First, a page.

Once you have created an ICC profile to your satisfaction, you are ready to scan and profile your film. The process is similar to creating the profile.
• Scan your film with the same settings you used for the IT8 film target.
• Set the RGB Exposure value to the same value used to create your ICC profile.
• Change the Output Tab File setting to the destination folder you would like to save your scans to.
• Open your scan in Photoshop, assign your profile, and convert the color space.
To make the process of assigning an ICC profile and converting the color space easier, create an action in Photoshop for each profile. Run a batch process on all of the scans you need to assign the same profile to.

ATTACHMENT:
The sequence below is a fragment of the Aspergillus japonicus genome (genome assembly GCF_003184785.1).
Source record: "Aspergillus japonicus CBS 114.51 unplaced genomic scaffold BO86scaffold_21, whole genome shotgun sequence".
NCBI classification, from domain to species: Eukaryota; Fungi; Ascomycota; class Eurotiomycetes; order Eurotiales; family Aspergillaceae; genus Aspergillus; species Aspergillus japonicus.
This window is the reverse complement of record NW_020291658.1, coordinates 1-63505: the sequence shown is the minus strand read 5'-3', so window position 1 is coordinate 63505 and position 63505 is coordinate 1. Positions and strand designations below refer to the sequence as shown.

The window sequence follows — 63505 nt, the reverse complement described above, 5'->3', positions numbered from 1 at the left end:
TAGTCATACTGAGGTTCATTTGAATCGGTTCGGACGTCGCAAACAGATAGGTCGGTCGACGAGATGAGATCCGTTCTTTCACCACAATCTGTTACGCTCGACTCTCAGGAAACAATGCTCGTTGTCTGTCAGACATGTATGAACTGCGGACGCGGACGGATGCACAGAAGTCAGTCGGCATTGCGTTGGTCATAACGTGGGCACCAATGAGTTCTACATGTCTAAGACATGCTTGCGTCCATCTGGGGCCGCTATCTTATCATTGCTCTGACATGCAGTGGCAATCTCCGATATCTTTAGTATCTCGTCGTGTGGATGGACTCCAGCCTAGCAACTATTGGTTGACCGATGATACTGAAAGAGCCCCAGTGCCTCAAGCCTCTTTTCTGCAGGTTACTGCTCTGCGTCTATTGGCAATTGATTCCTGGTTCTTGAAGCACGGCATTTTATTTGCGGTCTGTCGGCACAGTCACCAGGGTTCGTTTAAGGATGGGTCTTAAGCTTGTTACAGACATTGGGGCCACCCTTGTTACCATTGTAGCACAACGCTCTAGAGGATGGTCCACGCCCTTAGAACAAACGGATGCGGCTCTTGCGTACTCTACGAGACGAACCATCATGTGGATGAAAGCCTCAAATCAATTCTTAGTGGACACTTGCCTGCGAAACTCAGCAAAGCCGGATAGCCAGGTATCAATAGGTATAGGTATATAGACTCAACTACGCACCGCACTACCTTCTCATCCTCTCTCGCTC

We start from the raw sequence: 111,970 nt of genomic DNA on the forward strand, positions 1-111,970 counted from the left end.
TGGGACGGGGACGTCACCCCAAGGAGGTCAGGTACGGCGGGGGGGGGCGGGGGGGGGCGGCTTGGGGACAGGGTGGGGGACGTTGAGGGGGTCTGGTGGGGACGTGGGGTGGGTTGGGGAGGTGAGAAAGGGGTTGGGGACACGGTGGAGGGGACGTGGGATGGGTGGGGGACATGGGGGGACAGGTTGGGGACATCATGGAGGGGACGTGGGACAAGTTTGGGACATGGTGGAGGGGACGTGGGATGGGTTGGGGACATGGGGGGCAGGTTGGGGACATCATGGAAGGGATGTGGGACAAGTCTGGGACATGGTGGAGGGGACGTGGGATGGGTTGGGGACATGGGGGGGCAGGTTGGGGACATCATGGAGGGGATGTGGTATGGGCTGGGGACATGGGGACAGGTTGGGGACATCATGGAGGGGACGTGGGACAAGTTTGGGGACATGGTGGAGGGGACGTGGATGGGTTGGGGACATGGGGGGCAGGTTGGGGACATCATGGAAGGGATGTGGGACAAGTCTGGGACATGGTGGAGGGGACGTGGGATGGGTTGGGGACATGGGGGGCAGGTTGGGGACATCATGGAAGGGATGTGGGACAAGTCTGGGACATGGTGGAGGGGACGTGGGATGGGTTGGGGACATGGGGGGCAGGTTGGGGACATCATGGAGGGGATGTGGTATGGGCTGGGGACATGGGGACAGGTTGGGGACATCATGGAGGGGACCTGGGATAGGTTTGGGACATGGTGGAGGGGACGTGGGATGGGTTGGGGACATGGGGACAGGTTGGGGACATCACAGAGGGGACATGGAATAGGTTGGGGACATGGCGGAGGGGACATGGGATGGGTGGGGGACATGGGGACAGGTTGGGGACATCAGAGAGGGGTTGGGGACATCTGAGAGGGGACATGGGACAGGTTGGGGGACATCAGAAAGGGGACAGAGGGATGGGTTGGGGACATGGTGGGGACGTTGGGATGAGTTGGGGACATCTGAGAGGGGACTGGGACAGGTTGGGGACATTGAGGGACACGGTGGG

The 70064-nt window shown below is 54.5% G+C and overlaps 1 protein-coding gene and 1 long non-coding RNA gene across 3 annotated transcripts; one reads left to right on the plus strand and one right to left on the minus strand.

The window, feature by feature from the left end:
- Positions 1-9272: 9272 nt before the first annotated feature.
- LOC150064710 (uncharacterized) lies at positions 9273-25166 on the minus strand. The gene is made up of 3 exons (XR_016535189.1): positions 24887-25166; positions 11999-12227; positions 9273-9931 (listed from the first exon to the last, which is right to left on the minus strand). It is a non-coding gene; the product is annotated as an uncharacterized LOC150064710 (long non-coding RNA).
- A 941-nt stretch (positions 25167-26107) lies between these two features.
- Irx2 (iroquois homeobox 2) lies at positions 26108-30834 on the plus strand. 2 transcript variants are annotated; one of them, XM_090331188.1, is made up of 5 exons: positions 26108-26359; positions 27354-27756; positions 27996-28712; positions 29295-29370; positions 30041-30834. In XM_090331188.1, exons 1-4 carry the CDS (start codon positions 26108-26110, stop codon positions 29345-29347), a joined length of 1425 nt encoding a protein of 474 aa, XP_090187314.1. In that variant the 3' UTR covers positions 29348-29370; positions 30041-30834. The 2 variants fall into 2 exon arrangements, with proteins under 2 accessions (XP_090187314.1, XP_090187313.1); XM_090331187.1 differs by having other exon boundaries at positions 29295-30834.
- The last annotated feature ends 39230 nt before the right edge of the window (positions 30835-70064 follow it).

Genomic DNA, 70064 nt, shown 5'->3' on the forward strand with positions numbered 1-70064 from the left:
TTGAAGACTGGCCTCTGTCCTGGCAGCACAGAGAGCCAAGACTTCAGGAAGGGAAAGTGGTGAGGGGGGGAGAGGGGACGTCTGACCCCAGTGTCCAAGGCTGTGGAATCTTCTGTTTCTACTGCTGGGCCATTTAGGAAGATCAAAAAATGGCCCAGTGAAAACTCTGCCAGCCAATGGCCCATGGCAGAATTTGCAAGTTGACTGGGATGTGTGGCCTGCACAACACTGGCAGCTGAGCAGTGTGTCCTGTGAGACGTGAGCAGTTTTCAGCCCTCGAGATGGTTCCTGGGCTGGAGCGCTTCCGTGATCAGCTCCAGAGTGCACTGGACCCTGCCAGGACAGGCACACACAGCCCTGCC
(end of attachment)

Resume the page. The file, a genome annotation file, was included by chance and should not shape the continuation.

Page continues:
Profiling your film will provide the best starting place for editing your images. Even with a proper ICC profile, your image may not appear as it does in your minds-eye. There are many variables that will affect how the film will reproduce colours: type of film (Kodak biases red/orange, Fuji biases green/blue), the time of day, the temperature of the light source, the lens, as well as the scanner used. When taking your film to a professional lab to be scanned, each lab tech will have a different bias on colour as well. You may find that one particular lab tech produces colours more to your liking.
With all good starting places, you now have a solid base to adjust and play with this process. Maybe your ideal image is slightly cooler than your scanner/profile produces, you can reduce the Red Analog Gain in Vuescan to produce a colder tone.
Good luck, have fun, and shoot lots of film!